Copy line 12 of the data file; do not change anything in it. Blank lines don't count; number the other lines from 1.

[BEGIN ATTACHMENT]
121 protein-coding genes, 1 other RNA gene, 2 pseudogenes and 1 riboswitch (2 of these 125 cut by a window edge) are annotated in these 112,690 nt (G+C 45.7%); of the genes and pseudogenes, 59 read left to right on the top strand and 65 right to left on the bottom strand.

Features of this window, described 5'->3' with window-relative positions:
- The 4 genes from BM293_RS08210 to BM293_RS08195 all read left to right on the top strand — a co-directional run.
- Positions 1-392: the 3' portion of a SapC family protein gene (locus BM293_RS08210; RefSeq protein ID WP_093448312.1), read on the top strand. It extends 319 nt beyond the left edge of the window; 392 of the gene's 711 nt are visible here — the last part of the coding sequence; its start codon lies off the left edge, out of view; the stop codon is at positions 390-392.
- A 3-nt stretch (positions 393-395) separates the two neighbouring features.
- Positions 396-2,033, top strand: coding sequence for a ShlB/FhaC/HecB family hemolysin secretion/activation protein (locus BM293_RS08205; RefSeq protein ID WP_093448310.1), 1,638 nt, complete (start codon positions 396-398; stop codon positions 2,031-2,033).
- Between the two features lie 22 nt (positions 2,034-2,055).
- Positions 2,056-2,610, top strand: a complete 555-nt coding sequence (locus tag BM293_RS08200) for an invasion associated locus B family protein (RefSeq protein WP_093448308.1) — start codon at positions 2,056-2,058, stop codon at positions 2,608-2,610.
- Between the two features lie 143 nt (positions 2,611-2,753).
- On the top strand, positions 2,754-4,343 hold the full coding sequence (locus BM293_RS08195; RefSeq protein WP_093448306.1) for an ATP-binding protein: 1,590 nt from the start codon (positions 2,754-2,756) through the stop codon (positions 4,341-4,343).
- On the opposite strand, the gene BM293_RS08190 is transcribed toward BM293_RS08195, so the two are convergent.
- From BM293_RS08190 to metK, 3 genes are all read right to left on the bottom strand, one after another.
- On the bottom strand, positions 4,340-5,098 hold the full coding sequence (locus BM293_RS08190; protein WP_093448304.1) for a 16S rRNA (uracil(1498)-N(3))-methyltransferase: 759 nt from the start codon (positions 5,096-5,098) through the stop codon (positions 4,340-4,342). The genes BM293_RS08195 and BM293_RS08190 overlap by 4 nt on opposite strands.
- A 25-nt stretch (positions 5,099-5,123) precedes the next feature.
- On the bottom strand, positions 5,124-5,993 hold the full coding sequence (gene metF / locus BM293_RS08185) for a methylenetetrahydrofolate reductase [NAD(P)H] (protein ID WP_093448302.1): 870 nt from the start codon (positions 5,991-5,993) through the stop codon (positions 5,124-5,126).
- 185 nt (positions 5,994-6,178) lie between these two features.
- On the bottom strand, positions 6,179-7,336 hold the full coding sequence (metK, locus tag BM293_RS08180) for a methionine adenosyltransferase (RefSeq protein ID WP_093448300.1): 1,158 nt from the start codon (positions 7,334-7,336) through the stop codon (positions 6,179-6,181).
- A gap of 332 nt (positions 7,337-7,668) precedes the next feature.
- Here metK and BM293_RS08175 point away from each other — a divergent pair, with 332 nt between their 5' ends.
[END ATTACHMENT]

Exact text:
- From BM293_RS08190 to metK, 3 genes are all read right to left on the bottom strand, one after another.